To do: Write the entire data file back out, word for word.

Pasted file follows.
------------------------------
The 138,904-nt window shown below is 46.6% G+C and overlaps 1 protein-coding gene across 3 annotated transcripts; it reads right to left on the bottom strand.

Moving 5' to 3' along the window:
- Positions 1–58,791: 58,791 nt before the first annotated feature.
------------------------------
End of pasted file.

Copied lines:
The 138,904-nt window shown below is 46.6% G+C and overlaps 1 protein-coding gene across 3 annotated transcripts; it reads right to left on the bottom strand.

Moving 5' to 3' along the window:
- Positions 1–58,791: 58,791 nt before the first annotated feature.